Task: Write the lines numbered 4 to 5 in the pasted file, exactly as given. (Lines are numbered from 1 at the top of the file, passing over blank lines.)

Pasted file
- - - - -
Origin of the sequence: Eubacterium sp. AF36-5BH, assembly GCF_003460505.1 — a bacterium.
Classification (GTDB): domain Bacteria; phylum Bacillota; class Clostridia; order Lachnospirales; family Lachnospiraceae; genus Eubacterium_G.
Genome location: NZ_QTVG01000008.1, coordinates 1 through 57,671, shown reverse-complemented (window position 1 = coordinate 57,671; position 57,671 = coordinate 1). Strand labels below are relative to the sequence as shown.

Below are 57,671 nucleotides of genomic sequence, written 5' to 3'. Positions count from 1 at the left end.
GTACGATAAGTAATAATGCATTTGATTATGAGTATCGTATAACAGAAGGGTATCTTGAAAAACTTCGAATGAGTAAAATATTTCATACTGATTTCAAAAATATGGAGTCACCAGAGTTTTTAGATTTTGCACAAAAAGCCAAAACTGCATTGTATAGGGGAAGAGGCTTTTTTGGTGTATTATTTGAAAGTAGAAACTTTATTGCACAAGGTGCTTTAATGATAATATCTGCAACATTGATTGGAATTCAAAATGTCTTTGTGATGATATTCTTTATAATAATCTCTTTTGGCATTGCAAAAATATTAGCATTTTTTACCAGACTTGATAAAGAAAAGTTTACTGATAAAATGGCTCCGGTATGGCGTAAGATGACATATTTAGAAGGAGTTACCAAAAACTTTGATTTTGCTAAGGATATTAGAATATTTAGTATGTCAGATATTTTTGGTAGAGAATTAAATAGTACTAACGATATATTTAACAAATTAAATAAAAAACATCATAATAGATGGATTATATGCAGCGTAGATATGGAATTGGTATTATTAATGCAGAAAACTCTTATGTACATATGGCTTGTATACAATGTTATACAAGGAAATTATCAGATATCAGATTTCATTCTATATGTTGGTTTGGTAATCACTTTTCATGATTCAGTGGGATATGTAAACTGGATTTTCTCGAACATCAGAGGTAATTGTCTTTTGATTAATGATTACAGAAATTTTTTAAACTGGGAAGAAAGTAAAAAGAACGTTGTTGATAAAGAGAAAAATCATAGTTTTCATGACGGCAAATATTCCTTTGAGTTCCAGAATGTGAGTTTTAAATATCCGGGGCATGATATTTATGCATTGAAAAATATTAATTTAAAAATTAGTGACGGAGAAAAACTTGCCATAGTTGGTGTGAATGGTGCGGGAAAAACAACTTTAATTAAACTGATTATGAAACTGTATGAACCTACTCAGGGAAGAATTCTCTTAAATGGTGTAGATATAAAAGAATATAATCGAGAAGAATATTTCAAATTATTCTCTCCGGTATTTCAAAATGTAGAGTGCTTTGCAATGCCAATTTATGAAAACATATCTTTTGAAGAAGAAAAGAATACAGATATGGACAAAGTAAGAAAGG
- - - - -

Below are 57,671 nucleotides of genomic sequence, written 5' to 3'. Positions count from 1 at the left end.
GTACGATAAGTAATAATGCATTTGATTATGAGTATCGTATAACAGAAGGGTATCTTGAAAAACTTCGAATGAGTAAAATATTTCATACTGATTTCAAAAATATGGAGTCACCAGAGTTTTTAGATTTTGCACAAAAAGCCAAAACTGCATTGTATAGGGGAAGAGGCTTTTTTGGTGTATTATTTGAAAGTAGAAACTTTATTGCACAAGGTGCTTTAATGATAATATCTGCAACATTGATTGGAATTCAAAATGTCTTTGTGATGATATTCTTTATAATAATCTCTTTTGGCATTGCAAAAATATTAGCATTTTTTACCAGACTTGATAAAGAAAAGTTTACTGATAAAATGGCTCCGGTATGGCGTAAGATGACATATTTAGAAGGAGTTACCAAAAACTTTGATTTTGCTAAGGATATTAGAATATTTAGTATGTCAGATATTTTTGGTAGAGAATTAAATAGTACTAACGATATATTTAACAAATTAAATAAAAAACATCATAATAGATGGATTATATGCAGCGTAGATATGGAATTGGTATTATTAATGCAGAAAACTCTTATGTACATATGGCTTGTATACAATGTTATACAAGGAAATTATCAGATATCAGATTTCATTCTATATGTTGGTTTGGTAATCACTTTTCATGATTCAGTGGGATATGTAAACTGGATTTTCTCGAACATCAGAGGTAATTGTCTTTTGATTAATGATTACAGAAATTTTTTAAACTGGGAAGAAAGTAAAAAGAACGTTGTTGATAAAGAGAAAAATCATAGTTTTCATGACGGCAAATATTCCTTTGAGTTCCAGAATGTGAGTTTTAAATATCCGGGGCATGATATTTATGCATTGAAAAATATTAATTTAAAAATTAGTGACGGAGAAAAACTTGCCATAGTTGGTGTGAATGGTGCGGGAAAAACAACTTTAATTAAACTGATTATGAAACTGTATGAACCTACTCAGGGAAGAATTCTCTTAAATGGTGTAGATATAAAAGAATATAATCGAGAAGAATATTTCAAATTATTCTCTCCGGTATTTCAAAATGTAGAGTGCTTTGCAATGCCAATTTATGAAAACATATCTTTTGAAGAAGAAAAGAATACAGATATGGACAAAGTAAGAAAGG